Automotive > Infotainment & Telematics Blog

Nokia & Microsoft: A Powerful Partnership on Paper

by Roger Lanctot | 3月 14, 2011

Three weeks after the dramatic announcement from Nokia of its partnership with Microsoft and a shift to Windows Phone 7 as the preferred OS platform for its mobile phone business, kinder gentler thoughts in the marketplace regarding the prospects for the partnership are beginning to prevail. Having regrouped to put its own spin on recent events the head of Nokia’s automotive team recently pointed out the advantages of the Microsoft partnership in support of Terminal Mode and ongoing activity within the Qt developer community in support of both MeeGo and Symbian.

 

While it is true MeeGo has been significantly de-emphasized and Symbian will be phased out – after 150M more Symbian phones are shipped – Nokia Navteq remains an active player in the automotive marketplace focusing on opportunities for mobile phone connectivity and navigation. Post-partnership the combined organizations, while separate, represent a force to be reckoned with. The powerful search platform of Bing along with Navteq’s maps and Ovi’s marketplace represent a triple threat in a market where mobile advertising and mobile commerce are rapidly emerging around the world in cars and on devices.

 

The challenges facing the Microsoft-Nokia Navteq partnership are significant. The Windows Phone 7 platform is just four months into a slow start in the market and Microsoft has not defined a clear synergistic connection between Windows Phone 7 and Windows Embedded for Automotive 7. Microsoft can point to several successful mobile phone connectivity partnerships in the automotive market – such as Fiat, Kia and Ford – but most of these are built around different versions of Windows Auto or Windows CE.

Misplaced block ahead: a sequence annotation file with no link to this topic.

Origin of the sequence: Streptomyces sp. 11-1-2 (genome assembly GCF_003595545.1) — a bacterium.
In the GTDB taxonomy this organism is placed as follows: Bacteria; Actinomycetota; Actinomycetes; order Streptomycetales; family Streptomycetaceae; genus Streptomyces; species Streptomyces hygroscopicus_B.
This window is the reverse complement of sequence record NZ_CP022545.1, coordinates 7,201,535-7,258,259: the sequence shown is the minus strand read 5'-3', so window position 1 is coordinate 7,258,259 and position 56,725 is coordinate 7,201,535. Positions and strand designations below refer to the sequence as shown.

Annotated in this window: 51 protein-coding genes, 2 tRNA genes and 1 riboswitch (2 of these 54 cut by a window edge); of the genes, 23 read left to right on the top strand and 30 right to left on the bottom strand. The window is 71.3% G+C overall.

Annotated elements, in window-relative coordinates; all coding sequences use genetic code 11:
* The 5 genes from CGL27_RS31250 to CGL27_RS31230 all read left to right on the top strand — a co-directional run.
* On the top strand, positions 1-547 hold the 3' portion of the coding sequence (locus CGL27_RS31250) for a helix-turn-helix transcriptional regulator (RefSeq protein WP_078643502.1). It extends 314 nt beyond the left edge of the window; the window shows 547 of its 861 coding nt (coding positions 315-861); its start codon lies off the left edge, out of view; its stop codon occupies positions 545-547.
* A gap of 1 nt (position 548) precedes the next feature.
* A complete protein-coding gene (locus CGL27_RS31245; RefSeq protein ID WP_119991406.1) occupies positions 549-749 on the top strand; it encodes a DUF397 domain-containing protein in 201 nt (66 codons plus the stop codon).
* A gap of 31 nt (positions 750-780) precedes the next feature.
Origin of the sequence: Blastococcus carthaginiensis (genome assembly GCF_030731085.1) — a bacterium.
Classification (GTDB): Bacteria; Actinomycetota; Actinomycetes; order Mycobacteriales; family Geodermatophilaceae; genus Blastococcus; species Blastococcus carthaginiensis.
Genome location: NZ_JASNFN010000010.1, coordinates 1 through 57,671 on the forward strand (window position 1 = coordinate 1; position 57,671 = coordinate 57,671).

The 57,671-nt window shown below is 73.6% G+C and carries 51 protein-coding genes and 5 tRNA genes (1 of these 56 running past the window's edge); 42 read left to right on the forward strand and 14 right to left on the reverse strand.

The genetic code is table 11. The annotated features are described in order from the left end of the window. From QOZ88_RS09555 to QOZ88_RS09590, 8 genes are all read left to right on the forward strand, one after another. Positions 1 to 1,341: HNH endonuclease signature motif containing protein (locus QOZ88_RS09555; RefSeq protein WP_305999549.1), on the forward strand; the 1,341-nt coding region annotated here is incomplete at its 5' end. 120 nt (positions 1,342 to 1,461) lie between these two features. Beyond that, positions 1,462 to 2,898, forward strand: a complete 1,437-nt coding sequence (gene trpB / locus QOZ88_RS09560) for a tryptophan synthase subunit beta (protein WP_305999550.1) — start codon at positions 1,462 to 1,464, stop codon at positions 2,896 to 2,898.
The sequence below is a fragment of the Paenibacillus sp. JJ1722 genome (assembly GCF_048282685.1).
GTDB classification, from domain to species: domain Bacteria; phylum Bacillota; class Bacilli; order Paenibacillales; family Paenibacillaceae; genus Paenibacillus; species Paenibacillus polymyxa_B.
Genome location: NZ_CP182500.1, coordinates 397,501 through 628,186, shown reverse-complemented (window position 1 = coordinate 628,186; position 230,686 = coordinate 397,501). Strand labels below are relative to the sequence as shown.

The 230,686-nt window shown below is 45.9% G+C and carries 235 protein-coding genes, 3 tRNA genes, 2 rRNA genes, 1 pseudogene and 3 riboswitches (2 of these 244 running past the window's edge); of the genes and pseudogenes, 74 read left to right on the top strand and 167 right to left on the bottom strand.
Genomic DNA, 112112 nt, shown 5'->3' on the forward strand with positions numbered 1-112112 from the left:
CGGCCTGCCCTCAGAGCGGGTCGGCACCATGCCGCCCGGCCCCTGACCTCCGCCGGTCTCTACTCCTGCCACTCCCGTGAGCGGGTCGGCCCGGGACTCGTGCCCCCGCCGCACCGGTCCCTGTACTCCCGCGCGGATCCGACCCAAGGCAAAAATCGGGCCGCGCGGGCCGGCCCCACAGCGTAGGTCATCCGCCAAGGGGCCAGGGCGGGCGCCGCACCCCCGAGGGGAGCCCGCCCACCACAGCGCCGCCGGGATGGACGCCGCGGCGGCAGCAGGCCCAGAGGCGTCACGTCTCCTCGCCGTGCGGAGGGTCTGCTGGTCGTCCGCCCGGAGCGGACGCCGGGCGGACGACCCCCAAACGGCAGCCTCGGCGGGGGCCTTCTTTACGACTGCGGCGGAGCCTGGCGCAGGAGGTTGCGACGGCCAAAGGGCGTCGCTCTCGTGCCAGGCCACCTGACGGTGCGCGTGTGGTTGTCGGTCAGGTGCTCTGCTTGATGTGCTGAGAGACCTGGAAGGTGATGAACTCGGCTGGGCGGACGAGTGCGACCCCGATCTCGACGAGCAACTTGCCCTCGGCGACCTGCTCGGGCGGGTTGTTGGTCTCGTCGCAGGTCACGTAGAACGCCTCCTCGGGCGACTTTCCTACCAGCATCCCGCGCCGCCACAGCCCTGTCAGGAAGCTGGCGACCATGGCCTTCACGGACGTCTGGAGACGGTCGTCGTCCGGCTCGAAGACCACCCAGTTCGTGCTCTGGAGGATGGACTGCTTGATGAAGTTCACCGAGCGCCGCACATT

Microsoft can also point to head unit partnerships with Mitsubishi Electric, Clarion and Alpine in support of Mercedes and Nissan. In fact, Alpine and Clarion have already endorsed and adopted terminal mode for enabling smart phone connectivity to access maps, music and for enabling map-based safety applications. While no one in the industry expects Apple to endorse and deploy terminal mode connectivity, makers of Android-based handsets and RIM may find it prudent to make terminal mode technology available.

 

Helping to make terminal mode connectivity more attractive, Nokia Navteq is stepping up its Ovi Marketplace game adding search now powered by Bing along with Navteq’s mapping, graphics, turn-by-turn navigation, geo-coding and reverse geo-coding to facilitate local commerce opportunities around the world. Created in conjunction with the CE4A industry consortium, terminal mode has been demonstrated by Volkswagen engineers – reflecting the company’s strong ties to German car makers. Nokia is looking to build on its Japan market inroads with a (now cancelled) Terminal Mode Summit in Tokyo late in March where the official Terminal Mode trademark will be launched (http://www.terminalmode.org/en/Events/registration) along with release 1.1 and a future release roadmap.

 

Almost lost in the Microsoft Nokia Navteq announcement was the impact on the Qt developer community and the de-emphasis of MeeGo. Qt and MeeGo continue to go hand and hand in the open source developer world and MeeGo continues to boast support from Intel and the now-fairly-large GenIVI Alliance (which will be gathering in Dublin in May). As car makers look to deploy application stores to support embedded solutions expect the GenIVI Alliance to strongly advocate for MeeGo as the ideal OS platform choice.

 

MeeGo stacks up as a strong alternative to Android or iOS for in-vehicle app stores. While Windows Embedded for Automotive and QNX are candidates, MeeGo’s candidacy is made stronger for being a cross-carmaker open development platform. And Qt is something of a wild card for MeeGo as a source of developer support.

 

Support for MeeGo has been years in the making. The Microsoft-Nokia announcement was not greeted warmly by Intel executives and received with some dismay by GenIVI members. Intel eventually announced its intentions to forge ahead undaunted in multiple device markets – including automotive. A week after the announcement, the MeeGo element of the announcement has been relegated to a sidelight with no impact on MeeGo’s or GenIVI’s longterm objectives.

 

In the end, Microsoft and Nokia Navteq are in position to have a significant influence over automotive infotainment systems, mobile device integration and in vehicle content/service/application delivery and mobile commerce. Now it is up to the two organizations to prove out the on-paper value proposition in the marketplace.

 

Additional Insight:

 

- Terminal Mode at Forefront of Connectivity, Competition Closing in - Insight - Roger C. Lanctot - Automotive Multimedia & Communications Service

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